The clever bit. These farmers were not the direct and complete ancestors of farmers of the Late Neolithic cultures which followed the LBK in the same region. This is big news for most archaeologists, who had assumed that once farming arrived in a particular place, the farmers just stayed put and bred more farmers. It is only now percolating through academia that there was a boom and bust sequence in the LBK. So some new influx with Funnel Beaker, which fits my proposal in AJ that Funnel Beaker came from the Balkans.
Yet more new arrivals with Corded Ware and Bell Beaker, who carry a mixture of Mesolithic and Neolithic mtDNA haplogroups. Brandt et al make guesses about where these people came from. Some of said guesses are fine. They link CW to a "genetic influx into Central Europe from the East, likely influenced by Kurgan cultures." But other guesses are based on the old ideas (undermined by recent papers) that subgroups of H spread from Iberia, which they tie to Bell Beaker, because they have got the message from radiocarbon dates that the first BB pottery came from Portugal. But BB pottery was made by the descendants of people who had brought copper-working to Iberia a bit earlier from eastern Europe. Brandt et al declare that the "BBC is distinguished from the CWC by the absence of haplogroup I and U2 and an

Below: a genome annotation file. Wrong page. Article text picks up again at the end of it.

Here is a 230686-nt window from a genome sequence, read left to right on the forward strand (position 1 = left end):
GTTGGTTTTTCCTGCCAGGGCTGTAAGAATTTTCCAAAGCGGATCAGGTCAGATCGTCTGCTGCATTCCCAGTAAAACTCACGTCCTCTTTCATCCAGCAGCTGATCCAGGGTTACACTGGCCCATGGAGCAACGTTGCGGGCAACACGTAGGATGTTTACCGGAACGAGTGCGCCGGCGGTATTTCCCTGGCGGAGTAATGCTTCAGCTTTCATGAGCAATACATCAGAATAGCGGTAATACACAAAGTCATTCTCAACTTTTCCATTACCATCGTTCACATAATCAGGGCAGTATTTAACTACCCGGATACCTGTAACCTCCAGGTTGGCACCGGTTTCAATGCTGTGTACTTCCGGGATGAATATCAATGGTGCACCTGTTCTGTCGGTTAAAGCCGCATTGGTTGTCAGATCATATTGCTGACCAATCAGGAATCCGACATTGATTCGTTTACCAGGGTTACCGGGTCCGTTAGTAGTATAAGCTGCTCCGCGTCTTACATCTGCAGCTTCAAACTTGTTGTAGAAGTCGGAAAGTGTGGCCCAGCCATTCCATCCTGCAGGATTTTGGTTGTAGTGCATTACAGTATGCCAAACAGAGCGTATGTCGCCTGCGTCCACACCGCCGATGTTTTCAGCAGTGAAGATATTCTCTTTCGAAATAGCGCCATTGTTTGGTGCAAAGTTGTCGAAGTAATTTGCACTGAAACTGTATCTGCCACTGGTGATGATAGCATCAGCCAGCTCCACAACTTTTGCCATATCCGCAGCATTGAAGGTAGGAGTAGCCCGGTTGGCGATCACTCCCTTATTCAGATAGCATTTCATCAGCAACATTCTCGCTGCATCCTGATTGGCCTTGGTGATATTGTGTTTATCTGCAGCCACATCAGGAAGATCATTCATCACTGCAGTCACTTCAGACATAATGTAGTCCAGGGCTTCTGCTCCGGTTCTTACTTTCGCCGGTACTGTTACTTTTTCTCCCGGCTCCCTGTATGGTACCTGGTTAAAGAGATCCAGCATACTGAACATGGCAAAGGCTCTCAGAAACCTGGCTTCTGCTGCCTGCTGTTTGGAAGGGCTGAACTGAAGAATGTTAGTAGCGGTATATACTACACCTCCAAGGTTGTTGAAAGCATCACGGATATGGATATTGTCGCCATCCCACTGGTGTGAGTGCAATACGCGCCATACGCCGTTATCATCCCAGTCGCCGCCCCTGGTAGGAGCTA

overwhelmingly dominant genetic signature of haplogroup H". But they admit that today H dominates all over Europe. That includes the whole area once Corded Ware, which was certainly not all taken over by Bell Beaker! Fact is that the higher level of H in the Bronze Age is a Europe-wide feature, according to another study which combined all aDNA studies available at the time.



Everything will get clearer with more ancient Y-DNA.

greystones22
11-22-2013, 12:15 PM